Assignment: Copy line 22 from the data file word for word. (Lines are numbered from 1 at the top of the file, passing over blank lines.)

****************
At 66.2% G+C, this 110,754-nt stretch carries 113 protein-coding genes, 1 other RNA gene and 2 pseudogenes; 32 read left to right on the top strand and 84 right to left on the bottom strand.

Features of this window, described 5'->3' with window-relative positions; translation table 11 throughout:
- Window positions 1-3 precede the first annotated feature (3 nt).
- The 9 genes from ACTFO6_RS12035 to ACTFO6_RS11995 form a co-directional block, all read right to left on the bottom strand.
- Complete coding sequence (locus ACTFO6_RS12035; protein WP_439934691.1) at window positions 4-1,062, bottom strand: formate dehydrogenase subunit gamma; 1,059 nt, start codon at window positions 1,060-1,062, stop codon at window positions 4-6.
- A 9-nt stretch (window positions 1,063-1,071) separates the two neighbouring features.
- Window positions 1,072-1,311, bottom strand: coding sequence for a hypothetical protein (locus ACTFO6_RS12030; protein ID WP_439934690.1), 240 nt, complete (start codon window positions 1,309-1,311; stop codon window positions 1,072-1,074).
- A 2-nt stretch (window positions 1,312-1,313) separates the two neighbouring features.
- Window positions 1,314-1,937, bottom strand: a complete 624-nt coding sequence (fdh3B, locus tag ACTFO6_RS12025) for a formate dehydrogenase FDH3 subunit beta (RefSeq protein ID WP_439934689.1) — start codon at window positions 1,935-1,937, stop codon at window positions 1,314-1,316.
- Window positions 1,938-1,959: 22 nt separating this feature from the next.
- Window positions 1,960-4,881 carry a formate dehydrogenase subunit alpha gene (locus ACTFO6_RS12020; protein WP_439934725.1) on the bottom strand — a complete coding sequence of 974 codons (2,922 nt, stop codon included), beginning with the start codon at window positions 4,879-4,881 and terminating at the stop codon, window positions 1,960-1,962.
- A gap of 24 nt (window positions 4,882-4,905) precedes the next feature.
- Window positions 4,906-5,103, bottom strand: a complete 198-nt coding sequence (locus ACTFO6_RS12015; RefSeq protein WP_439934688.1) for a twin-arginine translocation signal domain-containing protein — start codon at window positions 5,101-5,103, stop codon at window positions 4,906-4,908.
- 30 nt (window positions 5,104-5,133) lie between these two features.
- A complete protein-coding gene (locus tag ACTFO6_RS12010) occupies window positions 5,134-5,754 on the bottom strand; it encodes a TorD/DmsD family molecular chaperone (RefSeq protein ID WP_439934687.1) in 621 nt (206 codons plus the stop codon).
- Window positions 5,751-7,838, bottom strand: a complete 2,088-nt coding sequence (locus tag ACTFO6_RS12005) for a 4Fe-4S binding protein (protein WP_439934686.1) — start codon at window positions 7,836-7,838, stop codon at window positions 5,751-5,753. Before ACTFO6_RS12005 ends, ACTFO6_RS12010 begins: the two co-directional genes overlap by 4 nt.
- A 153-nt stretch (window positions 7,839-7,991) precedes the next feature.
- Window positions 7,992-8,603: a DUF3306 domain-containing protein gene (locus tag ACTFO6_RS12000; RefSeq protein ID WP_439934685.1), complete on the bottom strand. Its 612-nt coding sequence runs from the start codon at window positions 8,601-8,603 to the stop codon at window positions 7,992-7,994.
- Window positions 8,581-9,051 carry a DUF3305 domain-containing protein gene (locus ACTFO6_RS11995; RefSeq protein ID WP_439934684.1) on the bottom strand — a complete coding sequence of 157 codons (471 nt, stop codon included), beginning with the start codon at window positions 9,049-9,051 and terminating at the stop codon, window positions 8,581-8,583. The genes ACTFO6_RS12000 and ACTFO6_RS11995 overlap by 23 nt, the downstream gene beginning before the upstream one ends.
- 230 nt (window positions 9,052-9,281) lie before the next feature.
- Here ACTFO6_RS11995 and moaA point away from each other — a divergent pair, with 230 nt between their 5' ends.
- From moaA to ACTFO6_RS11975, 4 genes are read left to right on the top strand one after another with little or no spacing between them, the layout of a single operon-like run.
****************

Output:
- From moaA to ACTFO6_RS11975, 4 genes are read left to right on the top strand one after another with little or no spacing between them, the layout of a single operon-like run.